Why Is Arabica Coffee Expensive?

When they buy coffee at the market or order a cup of Java with their meal, some folks are only interested in the caffeine and others are looking for the excellent aroma and taste that comes with an Arabica coffee. For those who only want enough caffeine to stay awake, Robusta coffee is cheaper and has a higher caffeine content. The reason that coffee house coffee is more expensive is that they use Arabica coffee beans from places like the Colombian coffee triangle. So, why is Arabica coffee expensive? Is it all about the market for better tasting coffee or is there more to the story?

Coffee Harvest for Arabica vs Robusta

Both Arabica and Robusta coffee plants take three to four years from when they are planted until they bear fruit. Both will typically keep producing coffee beans for twenty-five to thirty years and then taper off but potentially keep producing for up to fifty years or even more. During that time a Robusta coffee plant routinely outproduces an Arabica plant by about thirty to forty percent yield. This is assuming that both plants remain healthy and produce year after year.

Coffee Leaf Rust and Other Coffee Diseases

The British grew coffee on the island of Ceylon (now Sri Lanka) until the middle of the 19th century until a fungal disease killed all of the coffee plants which was when they switched to growing tea forcing much of the British public to become tea drinkers instead of coffee drinkers. Coffee leaf rust has wiped out vast areas of coffee production over the years spreading across the East Indies to Africa and in about 1950 to Brazil from where it spread bit by bit up through Colombia and into Central America and Mexico.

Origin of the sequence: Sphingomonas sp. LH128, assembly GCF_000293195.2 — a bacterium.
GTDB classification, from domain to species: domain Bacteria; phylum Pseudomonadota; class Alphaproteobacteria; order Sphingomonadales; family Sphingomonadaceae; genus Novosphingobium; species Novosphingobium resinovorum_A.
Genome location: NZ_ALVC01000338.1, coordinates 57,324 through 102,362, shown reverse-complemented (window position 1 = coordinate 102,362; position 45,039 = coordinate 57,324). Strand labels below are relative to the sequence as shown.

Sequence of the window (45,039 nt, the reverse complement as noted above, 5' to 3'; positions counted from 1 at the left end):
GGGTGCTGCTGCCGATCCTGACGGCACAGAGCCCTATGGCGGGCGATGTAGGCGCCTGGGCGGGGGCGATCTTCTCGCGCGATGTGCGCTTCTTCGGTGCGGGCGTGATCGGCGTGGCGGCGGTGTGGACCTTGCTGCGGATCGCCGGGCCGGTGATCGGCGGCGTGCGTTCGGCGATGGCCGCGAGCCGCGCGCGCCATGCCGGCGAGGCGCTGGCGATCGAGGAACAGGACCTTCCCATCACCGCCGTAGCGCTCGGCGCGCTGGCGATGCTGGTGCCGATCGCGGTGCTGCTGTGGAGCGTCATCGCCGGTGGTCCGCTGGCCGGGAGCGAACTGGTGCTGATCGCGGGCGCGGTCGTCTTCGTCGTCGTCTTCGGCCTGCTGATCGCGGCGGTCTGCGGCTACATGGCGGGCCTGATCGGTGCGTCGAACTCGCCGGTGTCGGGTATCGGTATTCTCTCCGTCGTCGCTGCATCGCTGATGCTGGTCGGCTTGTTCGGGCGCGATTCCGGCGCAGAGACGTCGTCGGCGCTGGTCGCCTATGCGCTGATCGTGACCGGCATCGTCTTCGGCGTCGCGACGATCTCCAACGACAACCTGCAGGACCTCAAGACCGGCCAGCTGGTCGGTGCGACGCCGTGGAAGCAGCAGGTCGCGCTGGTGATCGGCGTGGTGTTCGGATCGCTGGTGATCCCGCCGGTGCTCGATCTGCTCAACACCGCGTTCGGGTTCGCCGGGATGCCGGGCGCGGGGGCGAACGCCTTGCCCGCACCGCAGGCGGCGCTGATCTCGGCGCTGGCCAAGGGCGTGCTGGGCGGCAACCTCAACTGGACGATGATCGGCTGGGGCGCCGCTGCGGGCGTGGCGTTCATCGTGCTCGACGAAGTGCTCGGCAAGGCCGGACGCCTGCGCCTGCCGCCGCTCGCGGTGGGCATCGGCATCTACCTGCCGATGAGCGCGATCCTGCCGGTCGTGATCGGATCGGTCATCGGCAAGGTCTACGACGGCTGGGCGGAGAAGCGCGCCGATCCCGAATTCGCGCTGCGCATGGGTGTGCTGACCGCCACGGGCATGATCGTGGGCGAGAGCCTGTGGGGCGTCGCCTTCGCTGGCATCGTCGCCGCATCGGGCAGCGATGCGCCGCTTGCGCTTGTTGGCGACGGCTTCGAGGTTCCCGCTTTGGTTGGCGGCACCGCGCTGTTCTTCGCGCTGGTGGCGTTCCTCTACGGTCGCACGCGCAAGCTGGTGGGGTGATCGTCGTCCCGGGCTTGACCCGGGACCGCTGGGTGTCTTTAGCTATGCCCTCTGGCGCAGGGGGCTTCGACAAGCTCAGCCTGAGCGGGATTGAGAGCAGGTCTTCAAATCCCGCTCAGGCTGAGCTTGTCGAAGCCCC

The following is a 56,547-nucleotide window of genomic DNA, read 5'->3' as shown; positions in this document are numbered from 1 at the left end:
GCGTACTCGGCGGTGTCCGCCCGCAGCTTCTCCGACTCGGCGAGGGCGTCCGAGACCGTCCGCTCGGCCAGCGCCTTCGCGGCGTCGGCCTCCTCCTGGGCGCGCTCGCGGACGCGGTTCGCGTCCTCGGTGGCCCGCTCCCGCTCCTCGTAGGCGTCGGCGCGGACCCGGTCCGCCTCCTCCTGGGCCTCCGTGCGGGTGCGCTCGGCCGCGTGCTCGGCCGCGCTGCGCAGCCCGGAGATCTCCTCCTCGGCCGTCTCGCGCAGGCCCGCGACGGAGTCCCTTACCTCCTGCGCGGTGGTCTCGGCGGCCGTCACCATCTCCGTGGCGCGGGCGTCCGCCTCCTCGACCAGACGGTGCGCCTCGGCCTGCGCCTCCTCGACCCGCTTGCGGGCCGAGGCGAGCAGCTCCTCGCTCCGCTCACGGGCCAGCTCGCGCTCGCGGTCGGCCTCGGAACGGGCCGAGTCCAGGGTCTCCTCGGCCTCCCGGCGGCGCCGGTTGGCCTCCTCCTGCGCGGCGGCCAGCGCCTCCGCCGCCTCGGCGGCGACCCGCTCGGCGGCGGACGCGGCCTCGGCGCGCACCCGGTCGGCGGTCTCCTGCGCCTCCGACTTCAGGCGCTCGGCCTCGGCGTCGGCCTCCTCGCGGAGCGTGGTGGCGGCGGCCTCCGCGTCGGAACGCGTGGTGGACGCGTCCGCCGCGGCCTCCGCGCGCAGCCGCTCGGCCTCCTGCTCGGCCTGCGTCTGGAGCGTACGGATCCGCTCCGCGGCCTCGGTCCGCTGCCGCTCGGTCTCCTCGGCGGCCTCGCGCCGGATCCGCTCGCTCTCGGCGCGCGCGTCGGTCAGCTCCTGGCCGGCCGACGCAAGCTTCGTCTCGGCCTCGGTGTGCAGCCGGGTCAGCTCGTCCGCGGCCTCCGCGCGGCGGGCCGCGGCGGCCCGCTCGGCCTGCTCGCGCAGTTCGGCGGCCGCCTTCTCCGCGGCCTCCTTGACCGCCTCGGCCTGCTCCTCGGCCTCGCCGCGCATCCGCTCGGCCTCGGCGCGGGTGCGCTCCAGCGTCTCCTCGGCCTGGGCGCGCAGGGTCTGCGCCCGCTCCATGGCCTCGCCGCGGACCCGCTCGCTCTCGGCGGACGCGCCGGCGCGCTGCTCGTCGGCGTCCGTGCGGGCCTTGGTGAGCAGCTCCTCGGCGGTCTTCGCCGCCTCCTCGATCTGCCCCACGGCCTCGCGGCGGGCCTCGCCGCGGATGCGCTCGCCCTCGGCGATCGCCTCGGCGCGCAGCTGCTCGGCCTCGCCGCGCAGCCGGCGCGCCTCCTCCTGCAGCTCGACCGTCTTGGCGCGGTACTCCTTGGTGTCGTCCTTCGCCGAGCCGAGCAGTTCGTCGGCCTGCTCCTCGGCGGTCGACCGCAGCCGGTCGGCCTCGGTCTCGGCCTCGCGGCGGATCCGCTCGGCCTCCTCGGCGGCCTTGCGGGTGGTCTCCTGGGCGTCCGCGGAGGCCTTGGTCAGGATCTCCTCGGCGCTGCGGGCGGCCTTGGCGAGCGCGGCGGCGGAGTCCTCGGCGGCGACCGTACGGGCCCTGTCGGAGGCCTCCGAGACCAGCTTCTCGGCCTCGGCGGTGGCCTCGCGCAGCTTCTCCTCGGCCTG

Why Is Arabica Coffee Expensive?
Arabica vs Robusta Coffee Prices

How Plant Diseases Like Leaf Rust Affect Coffee Prices

Developing newer varieties of Arabica that are cross bred from resistant strains and growing Arabica only at higher elevations where it is cooler have helped Arabica production recover but made Arabica more expensive to grow and more scarce. Climate change with progressively higher temperatures has driven Arabica production higher into the mountains also thus reducing output and driving prices up. Fortunately for Robusta coffee, it is resistant to coffee leaf rust and many other coffee plant diseases. Thus it can be grown at lower elevations and is not prone to having whole fields wiped out by plant disease. This makes Robusta cheaper to grow and maintain so the coffee farmer can sell at a lower price than Arabica and still make a profit.

The Market Determines the Price of Coffee

The eternal problem for coffee farmers in the mountains where coffee grows best is the same for farmers everywhere. When there is a great year with ideal weather, no new crop diseases, and, thus, a bumper crop, the price of their crop falls. This problem is often compounded by exchange rates. Coffee is priced in dollars and is quoted on the New York Mercantile Exchange. You can walk into coffee cooperative office in the heart of the Colombian coffee triangle and see a TV screen with up-to-the-minute price quotes in dollars and conversions to Colombian pesos. Every time Brazil has a bumper crop the price of Arabica falls and when they have drought and production falls the price goes up everywhere. Because Robusta can grow and produce in dryer conditions it is less prone to such variations in crop yield and thus less prone to such extreme price variations.

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